Guardiola is right to point out that the scheduling issues may be unresolvable, save a few tweaks here and there. The influence of broadcasting companies is great. It is not an exaggeration to say that some Premier League clubs have survived this pandemic merely because of the current £5bn television deal. When you pay that money, you call the shots. Then there is the difficulty of rearranging fixtures in what is an already condensed schedule.
There is more scope for change in the substitutions debate. The Premier League’s decision to revert to three-per-game faced little public opposition back in August as many saw it as a bulwark against the growing dominance of the largest clubs with the deepest squads. At a time when the Premier League’s fragile competitive balance is assaulted from every possible angle, that was a perfectly understandable position to take.
Even so, there is no real correlation between the size of a club and the size of its squad. Relegated Norwich City used the most players of any top-flight side last season, as clubs desperately battling against the drop often do. Wolves used the fewest – just 21 – but challenged for a Europa League spot and progressed to the latter stages of the same competition. Liverpool and City used 24 players each – the third-lowest total.
Quantity does not equal quality, of course, and it is a general rule that the bigger and richer clubs have better reserves, whether their squad is large or small. But is that general rule really enough to say that two extra substitutes per game would tip the scales too far in the big clubs’ favour? Do the player-welfare benefits not outweigh any minor competitive imbalance – especially if it is just a temporary measure, as it should be?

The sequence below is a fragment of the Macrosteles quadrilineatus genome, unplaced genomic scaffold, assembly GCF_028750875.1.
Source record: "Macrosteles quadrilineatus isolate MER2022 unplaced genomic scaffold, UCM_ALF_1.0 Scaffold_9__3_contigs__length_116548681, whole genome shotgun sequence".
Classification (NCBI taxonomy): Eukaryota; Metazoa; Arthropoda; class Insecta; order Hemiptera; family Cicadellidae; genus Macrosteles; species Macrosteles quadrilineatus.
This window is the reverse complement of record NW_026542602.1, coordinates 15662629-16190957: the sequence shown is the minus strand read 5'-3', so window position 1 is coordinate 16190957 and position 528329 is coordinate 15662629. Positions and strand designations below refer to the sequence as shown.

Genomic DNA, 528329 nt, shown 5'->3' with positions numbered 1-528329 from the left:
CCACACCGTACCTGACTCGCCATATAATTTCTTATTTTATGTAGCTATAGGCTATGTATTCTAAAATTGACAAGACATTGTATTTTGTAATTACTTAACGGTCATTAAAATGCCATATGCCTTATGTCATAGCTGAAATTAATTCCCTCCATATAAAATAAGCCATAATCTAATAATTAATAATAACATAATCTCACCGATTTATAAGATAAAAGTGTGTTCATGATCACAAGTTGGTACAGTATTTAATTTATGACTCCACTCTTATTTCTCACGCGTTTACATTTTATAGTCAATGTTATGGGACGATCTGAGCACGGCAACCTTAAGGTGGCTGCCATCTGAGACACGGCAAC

Whatever the rights and wrongs of these arguments though, it is more interesting to note who is making them. There is a wider context here, after all. The twin issues of scheduling and substitutions appear to set the so-called ‘top six’ in opposition to the rest. Klopp even suggested a hybrid system, where top six games are played with five substitutions but three are used in all other games. A league within a league, arguably. This is becoming something of a theme.
The Premier League has just survived the greatest threat to its existence in its current form for some time, but even after the failure of Project Big Picture, the debate about the future of English football post-Covid rages on. It was therefore striking to see Klopp, Solskjaer and Guardiola – not just managers but the public faces of their clubs, which are three of the biggest in the league – vociferously criticise the way things are currently being done, all on the same weekend.
That is not a great look for the Premier League and, when everyone should have been revelling in what was supposed to be the game of the season so far, not a particularly ‘great advert’ either.